Liked by 2 people

  4. Reblogged this on Smorgasbord Blog Magazine and commented:
    Perhaps if you have time to sit down with a cup of coffee or tea for five minutes, you might head over to Sue Vincents where I am a guest today. I am sharing memories and photos of the sewing of dresses and tapestries in the family which go back to my grandmother Georgina in the early 1900s with the love of dressmaking passing down from generation to generation… see you there…Sally

    Liked by 2 people

  5. So much goodness in this post! Sally Cronin is the gift that keeps on giving 🙂

    Liked by 3 people

  6. You make sewing sound like such fun. I wish I had read this ages ago… Brava, dear Lady with the wonderful memories/life you so graciously share!

    Liked by 4 people

  7. Jan Sikes says:

    What wonderful family stories, Sally. I love it when the female lineage has so much history to offer. Thank you for hosting, Sue!

    Liked by 2 people

  8. dgkaye says:

    Another fun and informative story about Sally. Just when we thought we knew her, we get more nuggets. Sal, I can’t believe what a fashionista your mum was back in the day. And loved the background on what ‘may’ have inspired the story, in your lovely new book, lol. ❤ xx hugs to both!

    Liked by 3 people

  9. D.L. Finn, Author says:

    I love the tapestry and clothes, so beautiful. I used to love to sew but its been years. Enjoyed all the history:)

    Liked by 3 people

  10. Wow! Sally is sewing too. 😉 Ani, there is one can make wonderful clothings for you. Head over to Ireland for becoming a “Star orf the Aisles”. :-)) By the way, love the Wedding telling too. Michael

    Liked by 2 people

  11. memadtwo says:

    My mother taught me to embroider and I think of her every time I pick up a needle. I enjoyed reading about the branches of needlework traveling through your family tree. (K)

    Liked by 3 people

  12. noelleg44 says:

    Kudos, Sue, for having Sally over for some memories. I got the shivers reading about the seamstresses in her family because of the incredible similarities to my own. Amazing. And lovely stories, too.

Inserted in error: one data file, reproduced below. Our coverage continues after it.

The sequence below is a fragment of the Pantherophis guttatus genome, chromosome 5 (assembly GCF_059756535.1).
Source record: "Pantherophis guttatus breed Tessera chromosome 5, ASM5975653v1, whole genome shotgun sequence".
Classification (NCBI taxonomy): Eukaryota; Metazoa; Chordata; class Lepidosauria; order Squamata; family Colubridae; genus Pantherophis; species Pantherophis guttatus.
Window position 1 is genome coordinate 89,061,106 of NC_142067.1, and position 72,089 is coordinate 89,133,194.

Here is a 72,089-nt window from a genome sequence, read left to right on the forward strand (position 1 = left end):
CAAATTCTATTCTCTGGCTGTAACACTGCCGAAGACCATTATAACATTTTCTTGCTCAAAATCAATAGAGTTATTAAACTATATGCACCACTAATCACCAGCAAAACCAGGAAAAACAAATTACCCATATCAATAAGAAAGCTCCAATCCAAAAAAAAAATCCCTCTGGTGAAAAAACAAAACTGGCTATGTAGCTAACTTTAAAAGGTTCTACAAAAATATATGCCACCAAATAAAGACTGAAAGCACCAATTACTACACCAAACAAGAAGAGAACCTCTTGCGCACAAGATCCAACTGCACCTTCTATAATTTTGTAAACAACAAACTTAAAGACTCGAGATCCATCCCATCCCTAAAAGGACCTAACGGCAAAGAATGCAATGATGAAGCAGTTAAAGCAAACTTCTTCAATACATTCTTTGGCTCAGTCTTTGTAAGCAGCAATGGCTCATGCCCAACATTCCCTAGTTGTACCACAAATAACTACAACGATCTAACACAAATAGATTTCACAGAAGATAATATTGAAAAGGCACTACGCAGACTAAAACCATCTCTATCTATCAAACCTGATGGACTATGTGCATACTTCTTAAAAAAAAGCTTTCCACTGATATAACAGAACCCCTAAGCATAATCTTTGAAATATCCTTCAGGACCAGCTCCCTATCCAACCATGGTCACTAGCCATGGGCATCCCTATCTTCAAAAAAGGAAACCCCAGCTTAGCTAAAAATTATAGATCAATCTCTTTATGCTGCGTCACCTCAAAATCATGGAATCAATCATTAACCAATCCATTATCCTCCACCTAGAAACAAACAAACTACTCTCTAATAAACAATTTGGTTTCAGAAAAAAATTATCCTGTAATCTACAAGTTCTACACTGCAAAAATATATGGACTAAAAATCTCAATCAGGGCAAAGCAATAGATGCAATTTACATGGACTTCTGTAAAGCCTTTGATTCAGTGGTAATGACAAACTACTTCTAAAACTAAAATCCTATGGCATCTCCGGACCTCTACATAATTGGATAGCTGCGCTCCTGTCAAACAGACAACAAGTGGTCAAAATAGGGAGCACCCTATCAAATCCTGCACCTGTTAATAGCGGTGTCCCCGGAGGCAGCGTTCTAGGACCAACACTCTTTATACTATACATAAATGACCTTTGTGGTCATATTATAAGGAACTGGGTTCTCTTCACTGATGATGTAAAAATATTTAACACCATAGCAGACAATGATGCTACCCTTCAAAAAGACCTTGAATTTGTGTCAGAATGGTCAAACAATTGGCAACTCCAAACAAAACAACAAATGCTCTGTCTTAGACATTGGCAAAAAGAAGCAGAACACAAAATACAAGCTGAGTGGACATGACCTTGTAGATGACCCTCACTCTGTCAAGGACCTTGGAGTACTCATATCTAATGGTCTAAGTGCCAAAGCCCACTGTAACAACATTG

Liked by 2 people

  13. Daniel Kemp says:

    Lovely reading material. Thank you, Sue and Sally.

    Liked by 2 people

  14. Daniel Kemp says:

    Reblogged this on Daniel Kemp and commented:
    Lovely reading material.

    Liked by 3 people

  15. Jane Sturgeon says:

    Thank you, Sue, for having Sally over, as this was a delight. To read of Sally’s Granny and Mum and their skills passed on to Sonia. Such rich stories and it was like sitting by a warm fire, listening to all the generational love. ‘Knickers to match’ took me right back! Another dimension of Sally we didn’t know about and a delight to discover. ❤ to you both.

    Liked by 3 people

  16. bamauthor says:

    You are fortunate to have such an array of talent in your ancestry!

    Liked by 3 people

  17. Adele Marie says:

    Reblogged this on firefly465 and commented:
    Hurrah new laptop and back online. I’m pleased to share this wonderful post.

    Liked by 3 people

  18. I greatly enjoyed Sally’s sewing reminiscences. We had a similar tradition with my grandmother, my mother, and me. (The sewing gene didn’t extend to my daughter.) Sally was a little cutie pie in her sundress and hidden matching knickers–and I think she knew it! “The Wedding Day” was one of my favorite stories in “Bowl of Cherries” as well.

    Liked by 2 people

  19. Pingback: Smorgasbord Blog Magazine – Weekly Round Up – 10th – 16th January 2021 -1960s music, Breakfasts, Anti-Aging, Book Reviews and Funnies. | Smorgasbord Blog Magazine

  20. olganm says:

    I’d read some bits of Sally’s family history but didn’t know about her own love of tapestry. Amazing! Thanks for sharing and take care, Sue!

    Liked by 2 people

  21. It’s lovely to see Sally featured here, Sue, and learn all this information about her family. I am looking forward to reading her new book.

    Liked by 2 people